For Nas, Hit-Boy’s production was a jolt of both fresh air and much-needed consistency, providing a diverse array of complementary soundbeds for Nas’ complex, time-tested flow. He also plugged the weathered veteran into a whole new world of contemporary collaborators, allowing him shake off the mantle of disgruntled old head and instead play the role of the sage mentor, the voice of experience guiding his successors’ generation with a steady hand and just enough burst to keep up with the kids.

But Nas’ generation has proven … less than generous in issuing accolades, advice, or acknowledgment to their successors. Instead, there has been a slew of gruff admonitions, gatekeeping, and laments about the “state of hip-hop.” Nas himself had been accused of the same when he released Hip-Hop Is Dead in 2006.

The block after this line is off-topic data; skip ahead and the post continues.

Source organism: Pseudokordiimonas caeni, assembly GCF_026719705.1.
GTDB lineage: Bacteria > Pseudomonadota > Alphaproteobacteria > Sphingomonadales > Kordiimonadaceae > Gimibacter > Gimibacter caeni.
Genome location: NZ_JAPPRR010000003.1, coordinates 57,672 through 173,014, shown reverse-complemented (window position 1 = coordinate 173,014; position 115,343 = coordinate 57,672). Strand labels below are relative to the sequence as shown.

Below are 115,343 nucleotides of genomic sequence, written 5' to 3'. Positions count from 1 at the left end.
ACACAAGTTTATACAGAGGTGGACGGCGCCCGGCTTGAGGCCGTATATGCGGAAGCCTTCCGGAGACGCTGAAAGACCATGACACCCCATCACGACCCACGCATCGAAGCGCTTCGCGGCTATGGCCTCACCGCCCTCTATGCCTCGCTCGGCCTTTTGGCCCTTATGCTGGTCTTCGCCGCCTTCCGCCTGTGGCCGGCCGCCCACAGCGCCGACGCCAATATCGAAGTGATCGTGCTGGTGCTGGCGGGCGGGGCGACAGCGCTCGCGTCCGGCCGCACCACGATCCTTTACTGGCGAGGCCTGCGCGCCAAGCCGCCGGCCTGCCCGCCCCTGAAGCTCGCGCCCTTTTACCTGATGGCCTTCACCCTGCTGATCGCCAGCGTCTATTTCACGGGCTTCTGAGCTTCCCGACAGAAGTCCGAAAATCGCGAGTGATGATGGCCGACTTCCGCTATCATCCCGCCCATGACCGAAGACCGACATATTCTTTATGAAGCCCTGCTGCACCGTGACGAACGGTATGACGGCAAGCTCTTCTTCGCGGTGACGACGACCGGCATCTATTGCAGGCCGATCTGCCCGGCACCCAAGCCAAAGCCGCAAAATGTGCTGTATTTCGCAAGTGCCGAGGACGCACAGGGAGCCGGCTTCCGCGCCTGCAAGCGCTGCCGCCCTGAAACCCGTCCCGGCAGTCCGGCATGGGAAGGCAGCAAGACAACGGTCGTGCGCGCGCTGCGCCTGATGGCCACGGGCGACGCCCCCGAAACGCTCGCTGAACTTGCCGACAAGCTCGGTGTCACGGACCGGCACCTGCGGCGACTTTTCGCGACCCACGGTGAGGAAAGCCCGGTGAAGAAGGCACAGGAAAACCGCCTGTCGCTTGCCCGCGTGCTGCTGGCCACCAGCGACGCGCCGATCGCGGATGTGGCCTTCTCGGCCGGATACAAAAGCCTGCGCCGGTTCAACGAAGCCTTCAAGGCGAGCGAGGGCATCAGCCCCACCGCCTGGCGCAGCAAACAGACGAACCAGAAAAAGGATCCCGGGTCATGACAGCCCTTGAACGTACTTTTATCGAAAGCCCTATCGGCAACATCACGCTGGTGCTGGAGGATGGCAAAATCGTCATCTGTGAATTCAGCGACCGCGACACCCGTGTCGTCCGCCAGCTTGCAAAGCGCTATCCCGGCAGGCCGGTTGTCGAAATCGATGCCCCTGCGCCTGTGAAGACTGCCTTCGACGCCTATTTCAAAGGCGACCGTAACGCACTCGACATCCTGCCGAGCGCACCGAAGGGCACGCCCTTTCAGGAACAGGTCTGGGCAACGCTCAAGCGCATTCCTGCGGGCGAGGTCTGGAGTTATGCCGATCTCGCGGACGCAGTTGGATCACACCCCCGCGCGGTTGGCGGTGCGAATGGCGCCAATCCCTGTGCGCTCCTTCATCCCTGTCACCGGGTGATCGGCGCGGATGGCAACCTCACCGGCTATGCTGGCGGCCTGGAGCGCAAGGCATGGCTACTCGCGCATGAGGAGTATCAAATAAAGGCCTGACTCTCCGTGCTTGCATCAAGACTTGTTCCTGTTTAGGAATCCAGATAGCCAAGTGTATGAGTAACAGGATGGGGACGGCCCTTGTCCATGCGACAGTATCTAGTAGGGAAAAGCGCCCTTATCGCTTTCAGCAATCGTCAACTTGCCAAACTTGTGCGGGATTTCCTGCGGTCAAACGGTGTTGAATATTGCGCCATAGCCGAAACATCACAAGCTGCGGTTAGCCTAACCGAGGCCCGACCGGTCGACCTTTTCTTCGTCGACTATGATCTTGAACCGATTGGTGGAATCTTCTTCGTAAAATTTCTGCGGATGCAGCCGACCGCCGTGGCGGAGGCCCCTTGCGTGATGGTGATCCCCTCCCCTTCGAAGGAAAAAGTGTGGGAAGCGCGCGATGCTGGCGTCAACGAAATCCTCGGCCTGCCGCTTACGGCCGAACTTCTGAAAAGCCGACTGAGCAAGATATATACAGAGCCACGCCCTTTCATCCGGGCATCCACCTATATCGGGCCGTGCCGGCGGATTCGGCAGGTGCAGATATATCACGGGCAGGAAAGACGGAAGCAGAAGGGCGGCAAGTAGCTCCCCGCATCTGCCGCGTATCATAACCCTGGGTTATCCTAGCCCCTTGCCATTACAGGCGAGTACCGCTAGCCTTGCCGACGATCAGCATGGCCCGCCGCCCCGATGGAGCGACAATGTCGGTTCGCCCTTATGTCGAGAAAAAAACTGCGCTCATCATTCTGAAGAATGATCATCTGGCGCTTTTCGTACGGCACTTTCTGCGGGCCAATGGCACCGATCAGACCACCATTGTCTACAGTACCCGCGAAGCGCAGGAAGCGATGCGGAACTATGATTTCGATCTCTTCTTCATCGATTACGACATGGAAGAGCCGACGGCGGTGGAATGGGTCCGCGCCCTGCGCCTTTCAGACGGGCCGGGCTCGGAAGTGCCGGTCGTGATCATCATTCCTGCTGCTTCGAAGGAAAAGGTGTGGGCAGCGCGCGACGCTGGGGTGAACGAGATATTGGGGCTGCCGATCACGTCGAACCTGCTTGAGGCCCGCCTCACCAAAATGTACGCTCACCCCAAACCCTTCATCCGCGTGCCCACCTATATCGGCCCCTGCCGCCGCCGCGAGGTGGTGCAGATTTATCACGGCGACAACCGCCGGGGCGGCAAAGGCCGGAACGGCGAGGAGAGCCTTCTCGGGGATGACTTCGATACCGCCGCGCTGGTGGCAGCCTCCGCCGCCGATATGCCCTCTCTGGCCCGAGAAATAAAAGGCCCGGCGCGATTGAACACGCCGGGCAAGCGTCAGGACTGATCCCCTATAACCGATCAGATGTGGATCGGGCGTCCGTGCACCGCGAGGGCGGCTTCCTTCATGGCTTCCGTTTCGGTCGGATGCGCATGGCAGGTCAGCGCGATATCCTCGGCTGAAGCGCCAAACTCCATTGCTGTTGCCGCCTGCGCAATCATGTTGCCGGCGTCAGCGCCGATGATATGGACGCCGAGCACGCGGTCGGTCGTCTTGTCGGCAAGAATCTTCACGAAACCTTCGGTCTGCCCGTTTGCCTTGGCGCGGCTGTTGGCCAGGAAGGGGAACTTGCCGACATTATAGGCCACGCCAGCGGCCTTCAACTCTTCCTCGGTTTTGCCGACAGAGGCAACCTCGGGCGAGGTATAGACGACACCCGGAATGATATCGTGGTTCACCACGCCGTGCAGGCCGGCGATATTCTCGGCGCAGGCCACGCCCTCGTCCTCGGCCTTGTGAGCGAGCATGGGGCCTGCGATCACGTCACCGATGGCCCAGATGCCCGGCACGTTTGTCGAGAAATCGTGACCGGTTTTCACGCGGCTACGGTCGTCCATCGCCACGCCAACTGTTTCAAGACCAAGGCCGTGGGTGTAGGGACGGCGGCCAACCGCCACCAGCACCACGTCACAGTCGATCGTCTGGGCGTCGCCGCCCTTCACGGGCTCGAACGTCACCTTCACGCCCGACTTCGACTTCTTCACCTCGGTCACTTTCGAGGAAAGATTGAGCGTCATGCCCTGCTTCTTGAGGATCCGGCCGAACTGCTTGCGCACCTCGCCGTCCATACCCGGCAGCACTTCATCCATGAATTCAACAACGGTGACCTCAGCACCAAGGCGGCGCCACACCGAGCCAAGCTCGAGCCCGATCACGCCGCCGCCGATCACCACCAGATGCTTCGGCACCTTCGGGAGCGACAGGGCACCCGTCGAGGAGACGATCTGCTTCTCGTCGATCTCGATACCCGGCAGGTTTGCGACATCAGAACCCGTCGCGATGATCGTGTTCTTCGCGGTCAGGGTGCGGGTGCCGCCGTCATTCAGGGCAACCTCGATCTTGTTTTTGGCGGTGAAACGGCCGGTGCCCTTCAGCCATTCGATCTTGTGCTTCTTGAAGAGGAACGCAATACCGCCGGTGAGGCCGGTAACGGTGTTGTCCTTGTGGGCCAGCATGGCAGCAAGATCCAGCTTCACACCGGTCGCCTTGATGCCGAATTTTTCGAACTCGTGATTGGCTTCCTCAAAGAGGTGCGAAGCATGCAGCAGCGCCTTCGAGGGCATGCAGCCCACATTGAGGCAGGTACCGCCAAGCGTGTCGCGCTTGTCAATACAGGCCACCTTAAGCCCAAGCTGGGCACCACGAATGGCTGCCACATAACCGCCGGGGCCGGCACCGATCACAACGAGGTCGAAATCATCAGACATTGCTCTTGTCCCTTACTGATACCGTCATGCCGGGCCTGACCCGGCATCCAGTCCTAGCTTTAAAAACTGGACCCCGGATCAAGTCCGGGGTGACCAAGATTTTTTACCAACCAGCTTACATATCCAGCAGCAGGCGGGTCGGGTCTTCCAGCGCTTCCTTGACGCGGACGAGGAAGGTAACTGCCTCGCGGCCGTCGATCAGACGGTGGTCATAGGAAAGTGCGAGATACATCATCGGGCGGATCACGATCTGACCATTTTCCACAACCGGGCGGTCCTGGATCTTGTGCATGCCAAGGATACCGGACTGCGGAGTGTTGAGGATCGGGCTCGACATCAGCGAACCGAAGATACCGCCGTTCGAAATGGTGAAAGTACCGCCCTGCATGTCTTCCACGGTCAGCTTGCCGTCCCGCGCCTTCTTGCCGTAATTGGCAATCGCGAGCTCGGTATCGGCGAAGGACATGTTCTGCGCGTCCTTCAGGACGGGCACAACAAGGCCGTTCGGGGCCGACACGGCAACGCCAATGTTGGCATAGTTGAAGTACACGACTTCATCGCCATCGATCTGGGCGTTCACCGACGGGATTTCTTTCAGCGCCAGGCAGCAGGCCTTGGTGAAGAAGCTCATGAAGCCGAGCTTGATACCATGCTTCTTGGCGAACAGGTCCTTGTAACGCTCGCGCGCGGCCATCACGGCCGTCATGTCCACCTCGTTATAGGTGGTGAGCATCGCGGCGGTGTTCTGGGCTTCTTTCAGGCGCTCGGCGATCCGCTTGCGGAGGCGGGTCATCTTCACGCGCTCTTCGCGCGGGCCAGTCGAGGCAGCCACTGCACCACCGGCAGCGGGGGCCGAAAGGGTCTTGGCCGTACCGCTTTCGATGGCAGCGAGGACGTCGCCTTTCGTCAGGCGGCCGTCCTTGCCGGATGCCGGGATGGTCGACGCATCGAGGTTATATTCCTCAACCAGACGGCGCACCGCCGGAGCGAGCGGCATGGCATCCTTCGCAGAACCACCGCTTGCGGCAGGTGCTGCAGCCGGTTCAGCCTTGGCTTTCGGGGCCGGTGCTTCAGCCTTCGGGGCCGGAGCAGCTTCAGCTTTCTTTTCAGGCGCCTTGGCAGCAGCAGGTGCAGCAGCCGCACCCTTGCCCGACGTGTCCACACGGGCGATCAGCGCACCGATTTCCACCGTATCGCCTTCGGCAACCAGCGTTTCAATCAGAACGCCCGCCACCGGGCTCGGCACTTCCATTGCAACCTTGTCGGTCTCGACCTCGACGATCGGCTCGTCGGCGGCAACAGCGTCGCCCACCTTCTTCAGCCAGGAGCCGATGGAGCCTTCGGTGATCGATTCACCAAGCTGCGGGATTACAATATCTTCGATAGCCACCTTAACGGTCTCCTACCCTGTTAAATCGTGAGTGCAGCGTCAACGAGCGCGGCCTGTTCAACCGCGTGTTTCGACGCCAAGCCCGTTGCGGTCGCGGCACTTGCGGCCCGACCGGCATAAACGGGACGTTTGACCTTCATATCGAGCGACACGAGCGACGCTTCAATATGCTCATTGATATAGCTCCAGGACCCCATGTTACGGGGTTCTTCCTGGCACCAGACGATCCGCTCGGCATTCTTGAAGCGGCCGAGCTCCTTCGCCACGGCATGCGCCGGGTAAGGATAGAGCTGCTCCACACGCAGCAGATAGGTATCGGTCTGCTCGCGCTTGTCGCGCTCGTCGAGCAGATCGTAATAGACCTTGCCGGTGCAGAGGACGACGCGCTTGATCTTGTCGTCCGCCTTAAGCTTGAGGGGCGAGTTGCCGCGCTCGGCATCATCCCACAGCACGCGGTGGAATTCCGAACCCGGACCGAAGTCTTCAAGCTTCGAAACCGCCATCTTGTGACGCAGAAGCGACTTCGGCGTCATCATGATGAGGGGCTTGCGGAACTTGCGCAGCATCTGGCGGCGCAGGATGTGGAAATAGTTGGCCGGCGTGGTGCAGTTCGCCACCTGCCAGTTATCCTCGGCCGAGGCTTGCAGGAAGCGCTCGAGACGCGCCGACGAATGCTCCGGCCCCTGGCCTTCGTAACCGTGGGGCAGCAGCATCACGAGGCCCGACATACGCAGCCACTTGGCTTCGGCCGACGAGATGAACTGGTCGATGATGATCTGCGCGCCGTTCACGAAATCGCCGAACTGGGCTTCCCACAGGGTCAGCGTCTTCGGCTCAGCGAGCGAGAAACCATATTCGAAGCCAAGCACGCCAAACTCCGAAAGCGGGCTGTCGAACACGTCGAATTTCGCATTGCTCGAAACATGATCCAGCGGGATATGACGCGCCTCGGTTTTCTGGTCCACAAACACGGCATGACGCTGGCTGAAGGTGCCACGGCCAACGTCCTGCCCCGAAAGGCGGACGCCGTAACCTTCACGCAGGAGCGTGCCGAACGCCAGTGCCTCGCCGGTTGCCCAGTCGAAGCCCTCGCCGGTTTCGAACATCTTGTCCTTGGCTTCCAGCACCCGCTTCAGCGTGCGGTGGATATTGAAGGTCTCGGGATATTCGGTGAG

It showed that hip-hop doesn’t HAVE to be just a “young man’s game” (if anything, I wish he’d included more women’s voices to prove it’s not only a man’s game, either). It showed that the vets don’t have to dismiss the kids in their own twilight; in fact, by embracing subsequent generations, the older artists get to hang on to their golden years just that much longer. And it showed that the best approach for anyone isn’t just to chase trends or follow the market, but to find the spark that comes from doing what you love out of inspiration, not obligation.

And it’s wild to think that we have Hit-Boy to thank for lighting this fire under Nas; aside from both being cast aside by a certain super producer who couldn’t be bothered to dedicate his time, resources, and appreciation to them for their collaborations with him, both had incredible bounces back as a result. Hit-Boy got even more prolific while working with Nas, churning out enough material for collaborative projects with Dom Kennedy, Dreezy, Music Soulchild, and even his own formerly incarcerated father.